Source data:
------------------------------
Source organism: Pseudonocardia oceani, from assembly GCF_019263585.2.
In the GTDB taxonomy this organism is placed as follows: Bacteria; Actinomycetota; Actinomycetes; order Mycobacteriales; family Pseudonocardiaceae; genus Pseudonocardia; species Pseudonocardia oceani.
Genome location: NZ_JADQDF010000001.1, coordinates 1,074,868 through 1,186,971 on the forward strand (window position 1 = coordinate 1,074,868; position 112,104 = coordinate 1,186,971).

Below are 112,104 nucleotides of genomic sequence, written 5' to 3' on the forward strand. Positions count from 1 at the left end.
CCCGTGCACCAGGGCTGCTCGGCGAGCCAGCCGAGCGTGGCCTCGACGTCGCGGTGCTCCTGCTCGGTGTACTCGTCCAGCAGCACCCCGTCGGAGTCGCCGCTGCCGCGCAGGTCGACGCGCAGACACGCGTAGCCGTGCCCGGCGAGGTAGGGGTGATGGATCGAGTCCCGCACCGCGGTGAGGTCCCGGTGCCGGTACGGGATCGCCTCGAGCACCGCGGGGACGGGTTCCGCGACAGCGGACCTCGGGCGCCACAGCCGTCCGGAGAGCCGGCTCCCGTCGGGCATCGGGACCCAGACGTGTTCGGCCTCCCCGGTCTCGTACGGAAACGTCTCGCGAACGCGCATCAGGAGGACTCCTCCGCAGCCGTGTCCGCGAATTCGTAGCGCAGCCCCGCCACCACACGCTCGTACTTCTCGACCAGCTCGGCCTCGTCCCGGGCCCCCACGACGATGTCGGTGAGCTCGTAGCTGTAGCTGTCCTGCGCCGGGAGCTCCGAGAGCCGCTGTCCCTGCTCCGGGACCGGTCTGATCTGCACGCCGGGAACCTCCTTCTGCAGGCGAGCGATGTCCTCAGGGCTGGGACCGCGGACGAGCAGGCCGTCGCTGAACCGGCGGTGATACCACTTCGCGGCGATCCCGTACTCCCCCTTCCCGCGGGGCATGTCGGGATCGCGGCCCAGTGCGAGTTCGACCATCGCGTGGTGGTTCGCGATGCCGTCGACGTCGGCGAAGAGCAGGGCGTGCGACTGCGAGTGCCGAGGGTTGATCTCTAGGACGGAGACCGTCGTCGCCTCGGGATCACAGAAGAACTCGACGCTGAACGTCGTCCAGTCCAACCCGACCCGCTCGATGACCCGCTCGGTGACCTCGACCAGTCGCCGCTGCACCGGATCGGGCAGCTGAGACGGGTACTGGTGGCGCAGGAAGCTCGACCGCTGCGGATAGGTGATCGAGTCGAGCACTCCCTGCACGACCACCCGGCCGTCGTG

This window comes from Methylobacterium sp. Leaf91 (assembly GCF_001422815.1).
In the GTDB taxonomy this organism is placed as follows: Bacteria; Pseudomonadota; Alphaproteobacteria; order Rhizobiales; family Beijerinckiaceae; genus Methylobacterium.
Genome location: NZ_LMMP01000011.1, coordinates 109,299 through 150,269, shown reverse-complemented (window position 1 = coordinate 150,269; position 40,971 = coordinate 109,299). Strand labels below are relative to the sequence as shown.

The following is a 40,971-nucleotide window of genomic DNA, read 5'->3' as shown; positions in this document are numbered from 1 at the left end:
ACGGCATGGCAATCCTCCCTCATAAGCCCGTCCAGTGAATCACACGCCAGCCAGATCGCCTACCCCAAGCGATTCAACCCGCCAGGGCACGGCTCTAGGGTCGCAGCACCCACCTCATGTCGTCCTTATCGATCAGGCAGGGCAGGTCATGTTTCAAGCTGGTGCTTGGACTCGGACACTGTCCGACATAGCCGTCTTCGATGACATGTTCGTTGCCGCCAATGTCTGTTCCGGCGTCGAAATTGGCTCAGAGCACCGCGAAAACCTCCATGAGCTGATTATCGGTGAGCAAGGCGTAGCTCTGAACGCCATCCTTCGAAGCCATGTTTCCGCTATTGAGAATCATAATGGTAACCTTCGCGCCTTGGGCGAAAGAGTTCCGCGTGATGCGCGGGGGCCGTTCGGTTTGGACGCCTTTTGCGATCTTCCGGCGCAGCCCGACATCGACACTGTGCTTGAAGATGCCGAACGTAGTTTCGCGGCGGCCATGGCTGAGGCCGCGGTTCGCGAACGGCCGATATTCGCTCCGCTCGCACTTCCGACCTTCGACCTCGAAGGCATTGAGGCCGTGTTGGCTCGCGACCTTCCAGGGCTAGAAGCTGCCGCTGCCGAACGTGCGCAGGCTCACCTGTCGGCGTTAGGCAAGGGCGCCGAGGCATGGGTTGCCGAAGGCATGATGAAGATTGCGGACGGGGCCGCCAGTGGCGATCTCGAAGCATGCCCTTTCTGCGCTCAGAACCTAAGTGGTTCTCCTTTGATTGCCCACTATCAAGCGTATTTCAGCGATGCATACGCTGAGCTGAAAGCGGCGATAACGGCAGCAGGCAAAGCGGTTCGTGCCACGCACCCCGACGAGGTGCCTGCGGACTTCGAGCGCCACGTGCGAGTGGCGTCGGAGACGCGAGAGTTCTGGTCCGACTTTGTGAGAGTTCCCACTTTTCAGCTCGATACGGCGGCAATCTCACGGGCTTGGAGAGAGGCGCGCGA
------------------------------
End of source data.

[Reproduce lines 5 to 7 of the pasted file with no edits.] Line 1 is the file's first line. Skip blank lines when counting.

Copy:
CCCGTGCACCAGGGCTGCTCGGCGAGCCAGCCGAGCGTGGCCTCGACGTCGCGGTGCTCCTGCTCGGTGTACTCGTCCAGCAGCACCCCGTCGGAGTCGCCGCTGCCGCGCAGGTCGACGCGCAGACACGCGTAGCCGTGCCCGGCGAGGTAGGGGTGATGGATCGAGTCCCGCACCGCGGTGAGGTCCCGGTGCCGGTACGGGATCGCCTCGAGCACCGCGGGGACGGGTTCCGCGACAGCGGACCTCGGGCGCCACAGCCGTCCGGAGAGCCGGCTCCCGTCGGGCATCGGGACCCAGACGTGTTCGGCCTCCCCGGTCTCGTACGGAAACGTCTCGCGAACGCGCATCAGGAGGACTCCTCCGCAGCCGTGTCCGCGAATTCGTAGCGCAGCCCCGCCACCACACGCTCGTACTTCTCGACCAGCTCGGCCTCGTCCCGGGCCCCCACGACGATGTCGGTGAGCTCGTAGCTGTAGCTGTCCTGCGCCGGGAGCTCCGAGAGCCGCTGTCCCTGCTCCGGGACCGGTCTGATCTGCACGCCGGGAACCTCCTTCTGCAGGCGAGCGATGTCCTCAGGGCTGGGACCGCGGACGAGCAGGCCGTCGCTGAACCGGCGGTGATACCACTTCGCGGCGATCCCGTACTCCCCCTTCCCGCGGGGCATGTCGGGATCGCGGCCCAGTGCGAGTTCGACCATCGCGTGGTGGTTCGCGATGCCGTCGACGTCGGCGAAGAGCAGGGCGTGCGACTGCGAGTGCCGAGGGTTGATCTCTAGGACGGAGACCGTCGTCGCCTCGGGATCACAGAAGAACTCGACGCTGAACGTCGTCCAGTCCAACCCGACCCGCTCGATGACCCGCTCGGTGACCTCGACCAGTCGCCGCTGCACCGGATCGGGCAGCTGAGACGGGTACTGGTGGCGCAGGAAGCTCGACCGCTGCGGATAGGTGATCGAGTCGAGCACTCCCTGCACGACCACCCGGCCGTCGTG

This window comes from Methylobacterium sp. Leaf91 (assembly GCF_001422815.1).
In the GTDB taxonomy this organism is placed as follows: Bacteria; Pseudomonadota; Alphaproteobacteria; order Rhizobiales; family Beijerinckiaceae; genus Methylobacterium.